The objectives of this prospective observational study were therefore to document erythrocyte fragmentation injury in dogs with congenital VOTO (ie, pulmonic stenosis [PS] and AS) and determine whether these hematologic abnormalities were associated with peak systolic Doppler-derived trans-stenotic pressure gradients (∆P), as well as features of the stenotic lesions (number and location).

Materials and Methods

Animals

The study sample consisted of client-owned dogs diagnosed with congenital VOTO (PS or AS), based on conventional echocardiographic and Doppler examination, that were prospectively recruited at the Alfort Cardiology Unit (National Veterinary School of Alfort, France) between April 2017 and January 2020. Blood samples for CBC analysis are routinely collected in our unit for dogs with PS and AS at the time of diagnosis or for follow-up purposes. These blood samples were used for the present study, with specific additional hematologic analyses after the owners had given informed consent on this additional free-of-charge blood analysis.

All dogs underwent a complete physical examination as well as conventional echocardiographic (ie, M-mode and 2-D) and standard Doppler examinations with, if possible, 3-D echocardiography. Collected data included signalment (breed, age, sex, and body weight), clinical status, echocardiographic and Doppler findings, and treatment at the time of diagnosis. Dogs with concomitant hemodynamically significant congenital heart diseases were excluded from the study as were dogs with clinical signs suggesting a concomitant systemic or organ-related disease that could result in hematologic alterations.

A population of apparently healthy dogs (control group) was also included during the same period. These dogs were student-owned dogs, free from medication, with unremarkable medical history, no known illness, and normal physical examination findings. Blood was collected upon approval from the dog owners.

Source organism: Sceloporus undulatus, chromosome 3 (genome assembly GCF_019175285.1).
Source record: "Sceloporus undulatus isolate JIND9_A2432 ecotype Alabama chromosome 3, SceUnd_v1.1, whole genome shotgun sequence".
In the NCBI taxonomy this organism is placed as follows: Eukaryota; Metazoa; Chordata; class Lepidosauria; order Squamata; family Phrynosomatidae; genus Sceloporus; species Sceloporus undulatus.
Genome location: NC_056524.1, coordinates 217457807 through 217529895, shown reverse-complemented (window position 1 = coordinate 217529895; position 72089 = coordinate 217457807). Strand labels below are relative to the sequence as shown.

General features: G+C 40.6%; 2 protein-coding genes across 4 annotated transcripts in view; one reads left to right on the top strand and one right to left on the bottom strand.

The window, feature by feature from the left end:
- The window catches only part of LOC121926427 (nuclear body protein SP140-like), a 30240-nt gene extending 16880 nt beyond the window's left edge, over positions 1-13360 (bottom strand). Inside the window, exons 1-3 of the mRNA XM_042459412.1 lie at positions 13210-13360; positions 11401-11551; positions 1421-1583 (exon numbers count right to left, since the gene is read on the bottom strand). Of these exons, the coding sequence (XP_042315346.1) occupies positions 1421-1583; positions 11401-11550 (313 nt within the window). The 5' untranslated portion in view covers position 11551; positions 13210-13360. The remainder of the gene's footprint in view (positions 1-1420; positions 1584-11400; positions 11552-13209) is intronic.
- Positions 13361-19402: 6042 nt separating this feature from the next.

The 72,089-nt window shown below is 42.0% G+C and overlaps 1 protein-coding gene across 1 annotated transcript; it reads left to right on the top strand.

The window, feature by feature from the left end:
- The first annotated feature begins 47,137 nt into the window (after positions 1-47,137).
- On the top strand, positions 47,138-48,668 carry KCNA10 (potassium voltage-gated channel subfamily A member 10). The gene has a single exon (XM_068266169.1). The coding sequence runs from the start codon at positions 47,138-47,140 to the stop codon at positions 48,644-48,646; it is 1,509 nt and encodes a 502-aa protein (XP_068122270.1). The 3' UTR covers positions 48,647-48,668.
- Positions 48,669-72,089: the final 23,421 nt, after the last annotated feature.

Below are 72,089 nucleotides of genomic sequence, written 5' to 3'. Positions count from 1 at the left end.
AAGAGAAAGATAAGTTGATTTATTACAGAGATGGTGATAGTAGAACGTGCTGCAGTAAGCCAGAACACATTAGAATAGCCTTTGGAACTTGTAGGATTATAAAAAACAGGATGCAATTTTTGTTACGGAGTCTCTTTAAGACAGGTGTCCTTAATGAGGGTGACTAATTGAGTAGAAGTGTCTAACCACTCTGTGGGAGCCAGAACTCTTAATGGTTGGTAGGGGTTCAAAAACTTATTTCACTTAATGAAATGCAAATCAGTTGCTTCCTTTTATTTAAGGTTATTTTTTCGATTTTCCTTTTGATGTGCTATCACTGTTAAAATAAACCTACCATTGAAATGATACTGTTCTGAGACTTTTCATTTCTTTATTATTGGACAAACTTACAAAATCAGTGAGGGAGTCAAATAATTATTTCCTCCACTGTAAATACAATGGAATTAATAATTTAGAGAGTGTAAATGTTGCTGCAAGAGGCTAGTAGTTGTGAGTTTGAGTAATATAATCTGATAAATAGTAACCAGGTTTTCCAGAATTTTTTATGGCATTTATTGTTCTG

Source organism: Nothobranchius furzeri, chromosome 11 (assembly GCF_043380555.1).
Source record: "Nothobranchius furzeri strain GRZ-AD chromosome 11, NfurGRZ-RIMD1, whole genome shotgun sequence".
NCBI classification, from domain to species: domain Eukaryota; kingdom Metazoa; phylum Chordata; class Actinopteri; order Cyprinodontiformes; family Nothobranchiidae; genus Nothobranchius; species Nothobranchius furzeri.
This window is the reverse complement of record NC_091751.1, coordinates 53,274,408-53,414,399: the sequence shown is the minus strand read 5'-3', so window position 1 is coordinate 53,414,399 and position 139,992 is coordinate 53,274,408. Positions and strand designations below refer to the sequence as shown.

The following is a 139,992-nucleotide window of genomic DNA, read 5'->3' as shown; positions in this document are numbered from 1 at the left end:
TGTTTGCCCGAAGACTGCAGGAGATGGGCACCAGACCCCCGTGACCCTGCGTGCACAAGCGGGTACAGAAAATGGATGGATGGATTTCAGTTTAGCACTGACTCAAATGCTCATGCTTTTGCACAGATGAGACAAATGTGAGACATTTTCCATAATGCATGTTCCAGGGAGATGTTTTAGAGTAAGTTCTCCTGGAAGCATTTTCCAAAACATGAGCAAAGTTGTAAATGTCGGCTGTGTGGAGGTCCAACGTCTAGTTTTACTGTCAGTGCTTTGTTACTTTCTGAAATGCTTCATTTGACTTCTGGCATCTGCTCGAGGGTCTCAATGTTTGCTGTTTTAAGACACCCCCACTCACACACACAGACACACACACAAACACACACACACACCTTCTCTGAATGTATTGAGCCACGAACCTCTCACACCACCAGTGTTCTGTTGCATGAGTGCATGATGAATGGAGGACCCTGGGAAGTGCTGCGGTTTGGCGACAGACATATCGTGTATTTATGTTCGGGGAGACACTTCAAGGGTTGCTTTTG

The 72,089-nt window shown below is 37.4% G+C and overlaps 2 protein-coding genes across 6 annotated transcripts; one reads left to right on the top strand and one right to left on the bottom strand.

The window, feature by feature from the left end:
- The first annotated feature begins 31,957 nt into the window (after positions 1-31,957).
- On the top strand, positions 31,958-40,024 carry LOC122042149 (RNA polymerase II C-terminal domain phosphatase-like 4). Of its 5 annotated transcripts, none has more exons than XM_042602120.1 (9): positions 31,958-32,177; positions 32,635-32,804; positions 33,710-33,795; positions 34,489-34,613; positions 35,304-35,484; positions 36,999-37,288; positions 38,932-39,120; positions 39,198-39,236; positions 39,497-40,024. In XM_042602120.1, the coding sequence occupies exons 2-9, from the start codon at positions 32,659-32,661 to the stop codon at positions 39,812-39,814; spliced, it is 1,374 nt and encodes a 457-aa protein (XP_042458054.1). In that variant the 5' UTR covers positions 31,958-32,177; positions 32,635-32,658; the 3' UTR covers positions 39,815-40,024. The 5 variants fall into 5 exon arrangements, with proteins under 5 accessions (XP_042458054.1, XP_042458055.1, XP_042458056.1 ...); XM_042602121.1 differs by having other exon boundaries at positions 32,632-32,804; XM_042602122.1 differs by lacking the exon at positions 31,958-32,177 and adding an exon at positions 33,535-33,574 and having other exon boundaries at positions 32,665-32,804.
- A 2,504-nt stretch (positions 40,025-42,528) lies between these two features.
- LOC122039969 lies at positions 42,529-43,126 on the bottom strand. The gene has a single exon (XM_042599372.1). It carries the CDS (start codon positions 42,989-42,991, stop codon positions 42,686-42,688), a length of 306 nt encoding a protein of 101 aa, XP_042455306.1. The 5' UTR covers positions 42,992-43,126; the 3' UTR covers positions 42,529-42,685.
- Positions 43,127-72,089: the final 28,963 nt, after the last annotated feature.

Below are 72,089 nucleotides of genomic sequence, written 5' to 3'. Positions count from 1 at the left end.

Conventional echocardiography and Doppler examination

Standard transthoracic M-mode, 2-D, and Doppler examinations were performed by trained observers on awake, standing dogs by use of ultrasound units (Vivid 7 and Vivid E9; GE Healthcare) as previously described and validated.27 All images were reviewed by a diplomate of the European College of Veterinary Internal Medicine in cardiology (VC).

Pulmonic stenosis—Obstructive abnormalities of the right ventricle outflow tract, pulmonic valve, and pulmonic trunk were diagnosed by use of the right and left parasternal short-axis views at the level of the aortic valve.28,29 The location (valvular, subvalvular, and/or supravalvular obstructions) and number of stenotic lesions were assessed from the same views by use of 2-D, 3-D (if possible), and color-flow Doppler modes.

Continuous-wave Doppler mode was used to assess the peak systolic velocity through the PS. The modified Bernoulli equation was then applied to calculate ∆P (in mm Hg) and thus grade PS severity. Pulmonic stenosis was considered mild for ∆P > 20 mm Hg and ≤ 50 mm Hg (grade 1), moderate for ∆P > 50 and ≤ 80 mm Hg (grade 2), severe for ∆P > 80 mm Hg and ≤ 200 mm Hg (grade 3), and very severe for ∆P > 200 mm Hg (grade 4).29,30

Aortic stenosis—The same echocardiographic protocol was applied for AS diagnosis by use of the right and left parasternal short-axis views at the level of the aortic valve as well as right and left parasternal 5-chamber views. The same classification was used to grade AS severity.

Hematologic examination